Loch Ness

Affectionately known as Nessie, Loch Ness monster is a cryptid that is assumed to inhabit Loch Ness in the Scottish Highlands. Interest and belief was drawn to the animal in 1933 when Alex Campbell, the water bailiff for Loch Ness and a part-time journalist reported the creature in Inverness Courier. Sightings continue to be reported and funded expeditions are often sent to reveal the truth. In 2003 a BBC expedition surveyed the entire Loch using sonar and they concluded that no monster exists. Despite its non-existence, it remains one of the most famous examples of crypto-zoology.

Adamnan had reported the first sighting of the creature in the 7th century book- Life of St. Columba. In the book, he explained how Columba rescued a Picts, who was supposedly attacked by the monster at river Ness (not the Loch). On the contrary, no violent incident has been reported until date. Critics expelled the existence of Nessie, by claiming that the book has many natural and supernatural tales, which cannot necessarily relate to present happenings.

Many people claimed the alleged sightings of the monster. However, Peter Martin and Sam Jacobs revealed the first apparent statistics of the monster in the sighting of July 1933. Nessie is supposedly 4 feet high, 25 feet long, and has long, narrow neck. Later that year, another witness Margaret Munro, evidently saw this huge creature that had elephant-like skin, a long neck, a small head and two short forelegs.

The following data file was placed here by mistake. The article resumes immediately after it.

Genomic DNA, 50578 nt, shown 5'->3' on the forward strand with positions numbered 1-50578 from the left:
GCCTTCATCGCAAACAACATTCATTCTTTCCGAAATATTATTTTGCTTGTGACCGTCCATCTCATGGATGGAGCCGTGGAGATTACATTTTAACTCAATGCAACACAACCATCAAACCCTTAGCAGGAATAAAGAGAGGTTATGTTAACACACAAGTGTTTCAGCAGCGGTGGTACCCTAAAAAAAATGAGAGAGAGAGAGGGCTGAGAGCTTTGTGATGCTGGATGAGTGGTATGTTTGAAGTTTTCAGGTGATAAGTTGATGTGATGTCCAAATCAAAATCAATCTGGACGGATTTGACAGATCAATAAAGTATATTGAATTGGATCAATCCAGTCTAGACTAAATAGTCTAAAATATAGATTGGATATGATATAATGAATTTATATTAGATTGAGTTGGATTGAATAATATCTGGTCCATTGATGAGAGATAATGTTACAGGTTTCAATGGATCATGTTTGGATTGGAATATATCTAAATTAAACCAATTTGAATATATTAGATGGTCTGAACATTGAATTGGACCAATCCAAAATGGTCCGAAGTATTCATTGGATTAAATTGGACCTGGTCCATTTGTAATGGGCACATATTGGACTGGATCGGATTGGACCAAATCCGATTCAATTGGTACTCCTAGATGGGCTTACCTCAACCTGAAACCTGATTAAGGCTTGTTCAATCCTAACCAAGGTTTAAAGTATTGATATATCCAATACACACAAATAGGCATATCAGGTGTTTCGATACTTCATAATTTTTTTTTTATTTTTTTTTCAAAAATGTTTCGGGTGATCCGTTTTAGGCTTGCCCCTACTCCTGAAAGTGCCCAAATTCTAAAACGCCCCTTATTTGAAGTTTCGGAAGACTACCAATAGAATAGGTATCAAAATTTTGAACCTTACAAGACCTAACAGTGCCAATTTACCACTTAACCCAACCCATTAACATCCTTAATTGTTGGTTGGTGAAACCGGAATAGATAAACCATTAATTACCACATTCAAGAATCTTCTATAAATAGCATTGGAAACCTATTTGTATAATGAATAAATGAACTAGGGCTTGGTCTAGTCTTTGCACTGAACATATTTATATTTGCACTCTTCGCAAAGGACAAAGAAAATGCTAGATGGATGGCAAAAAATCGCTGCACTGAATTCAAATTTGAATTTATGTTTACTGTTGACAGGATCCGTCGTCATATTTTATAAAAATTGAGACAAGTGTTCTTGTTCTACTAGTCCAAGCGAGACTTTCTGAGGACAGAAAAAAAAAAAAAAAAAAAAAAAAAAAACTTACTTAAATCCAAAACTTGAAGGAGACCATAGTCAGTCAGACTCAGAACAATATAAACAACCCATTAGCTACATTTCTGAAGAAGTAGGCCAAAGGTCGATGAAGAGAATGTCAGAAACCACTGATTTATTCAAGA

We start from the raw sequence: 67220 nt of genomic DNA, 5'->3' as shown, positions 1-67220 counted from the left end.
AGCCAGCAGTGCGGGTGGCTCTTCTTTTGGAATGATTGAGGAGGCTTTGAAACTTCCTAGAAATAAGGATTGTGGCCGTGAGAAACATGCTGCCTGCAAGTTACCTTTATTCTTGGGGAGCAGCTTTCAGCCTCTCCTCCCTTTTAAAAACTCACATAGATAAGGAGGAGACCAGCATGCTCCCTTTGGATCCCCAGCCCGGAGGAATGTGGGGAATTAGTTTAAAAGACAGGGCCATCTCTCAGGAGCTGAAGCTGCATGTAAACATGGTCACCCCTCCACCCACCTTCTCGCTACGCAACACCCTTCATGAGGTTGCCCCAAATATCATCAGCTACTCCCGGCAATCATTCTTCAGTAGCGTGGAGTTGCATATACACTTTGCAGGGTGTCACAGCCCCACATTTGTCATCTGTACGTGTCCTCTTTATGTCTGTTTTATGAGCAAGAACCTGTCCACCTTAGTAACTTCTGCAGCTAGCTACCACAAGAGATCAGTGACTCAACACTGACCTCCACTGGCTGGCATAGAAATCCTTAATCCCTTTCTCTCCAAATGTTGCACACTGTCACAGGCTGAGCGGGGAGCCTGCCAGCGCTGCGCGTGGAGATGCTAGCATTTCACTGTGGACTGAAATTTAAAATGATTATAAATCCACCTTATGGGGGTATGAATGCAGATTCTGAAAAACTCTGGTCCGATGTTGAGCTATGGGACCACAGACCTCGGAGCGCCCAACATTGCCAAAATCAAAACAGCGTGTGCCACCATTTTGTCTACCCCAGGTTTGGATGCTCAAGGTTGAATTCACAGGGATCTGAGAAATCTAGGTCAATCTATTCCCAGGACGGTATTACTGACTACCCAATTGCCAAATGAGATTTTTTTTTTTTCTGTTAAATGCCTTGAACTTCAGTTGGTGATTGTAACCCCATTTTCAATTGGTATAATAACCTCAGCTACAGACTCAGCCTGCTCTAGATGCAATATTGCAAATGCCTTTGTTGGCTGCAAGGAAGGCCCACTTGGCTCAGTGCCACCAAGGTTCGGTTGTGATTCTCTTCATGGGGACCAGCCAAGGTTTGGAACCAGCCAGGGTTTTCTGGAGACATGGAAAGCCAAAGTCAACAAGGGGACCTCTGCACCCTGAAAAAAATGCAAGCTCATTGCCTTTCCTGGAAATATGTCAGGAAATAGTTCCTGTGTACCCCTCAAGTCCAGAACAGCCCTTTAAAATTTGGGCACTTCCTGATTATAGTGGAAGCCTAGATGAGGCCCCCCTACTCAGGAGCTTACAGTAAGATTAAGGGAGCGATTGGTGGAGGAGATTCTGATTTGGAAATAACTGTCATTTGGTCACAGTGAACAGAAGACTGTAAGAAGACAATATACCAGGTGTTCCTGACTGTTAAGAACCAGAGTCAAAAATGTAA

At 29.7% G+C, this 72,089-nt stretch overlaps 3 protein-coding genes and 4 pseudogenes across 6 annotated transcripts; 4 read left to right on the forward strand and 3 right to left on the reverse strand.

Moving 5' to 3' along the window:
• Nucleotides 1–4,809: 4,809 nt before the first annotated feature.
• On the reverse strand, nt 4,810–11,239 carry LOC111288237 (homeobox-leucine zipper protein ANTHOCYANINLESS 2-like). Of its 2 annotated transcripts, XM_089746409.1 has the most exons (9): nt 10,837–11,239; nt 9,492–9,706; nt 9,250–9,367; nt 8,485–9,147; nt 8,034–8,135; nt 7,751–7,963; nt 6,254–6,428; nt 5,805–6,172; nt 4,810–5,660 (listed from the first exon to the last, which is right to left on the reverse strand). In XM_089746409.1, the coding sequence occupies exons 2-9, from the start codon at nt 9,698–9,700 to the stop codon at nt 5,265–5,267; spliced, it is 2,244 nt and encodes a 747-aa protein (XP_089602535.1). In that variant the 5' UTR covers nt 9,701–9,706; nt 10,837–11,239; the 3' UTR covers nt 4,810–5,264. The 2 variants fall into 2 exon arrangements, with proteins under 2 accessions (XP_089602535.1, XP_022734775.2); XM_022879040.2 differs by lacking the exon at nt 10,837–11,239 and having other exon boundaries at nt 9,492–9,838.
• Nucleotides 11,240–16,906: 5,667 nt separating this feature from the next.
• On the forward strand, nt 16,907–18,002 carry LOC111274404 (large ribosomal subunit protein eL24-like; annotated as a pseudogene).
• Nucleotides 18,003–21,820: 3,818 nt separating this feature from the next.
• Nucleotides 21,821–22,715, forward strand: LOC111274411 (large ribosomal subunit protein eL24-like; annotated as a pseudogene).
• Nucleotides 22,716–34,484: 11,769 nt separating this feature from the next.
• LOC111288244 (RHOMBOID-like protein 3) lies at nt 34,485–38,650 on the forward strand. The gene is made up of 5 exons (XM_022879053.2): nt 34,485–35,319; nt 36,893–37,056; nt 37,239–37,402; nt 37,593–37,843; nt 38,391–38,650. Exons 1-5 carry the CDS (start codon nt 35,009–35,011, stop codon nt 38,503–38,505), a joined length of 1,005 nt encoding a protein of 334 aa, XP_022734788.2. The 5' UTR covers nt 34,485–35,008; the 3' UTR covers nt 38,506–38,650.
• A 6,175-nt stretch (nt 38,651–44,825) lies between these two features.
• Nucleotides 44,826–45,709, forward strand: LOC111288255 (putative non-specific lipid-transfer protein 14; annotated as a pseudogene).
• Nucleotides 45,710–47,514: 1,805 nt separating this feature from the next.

Nessies proof of existence has been digressive since the photographic material, and sonar readings are debatable. No conclusive evidence either in form of skeletal ruins, definitive tissue samples, spoor or live animal detention has been uncovered. However, Nessie received a taxonomic name – Nessiteras rhombopteryx in 1975.

Critics in favour of their argument explain; it is beyond the bounds of possibility that a cryptid can survived long enough to explain all the sightings over the centuries. A small herd of creatures must exist that have survived over these centuries, yet managed to remain hidden from discovery. An act of balancing, which again is unthinkable.

Assuming Nessies existence plesiosaur is the usual candidate that is assumed to have survived extinction. Another option that seems to support claims is that the creature is a giant eel.

Amongst the supposedly evidence of Nessie, the ”Surgeon’s Photograph” is the most prominent. Photographed by gynecologist Robert Kenneth Wilson in April 1934, it was the only photographic evidence of a head and neck. The image was revealed as a hoax in 1994.

In 1987, Operation Deepscan, the biggest sonar exploration of Loch Ness took place. Twenty-four boats equipped with sonar were deployed across the whole width of the lake and they simultaneously sent out acoustic waves. After analyzing the SONAR images and echogram data, Darrell Lowrance (Founder of Lowrance Electronics) commented, There’s something here that we don’t understand, and there’s something here that’s larger than a fish, maybe some species that hasn’t been detected before. I don’t know.

The cosmic acknowledgement of Nessie has brought commercialization to the Loch. There are many ”Nessie hunting” boat trips available for tourists. If Nessie is not spotted, the tales spun by the locals sure will entertain you.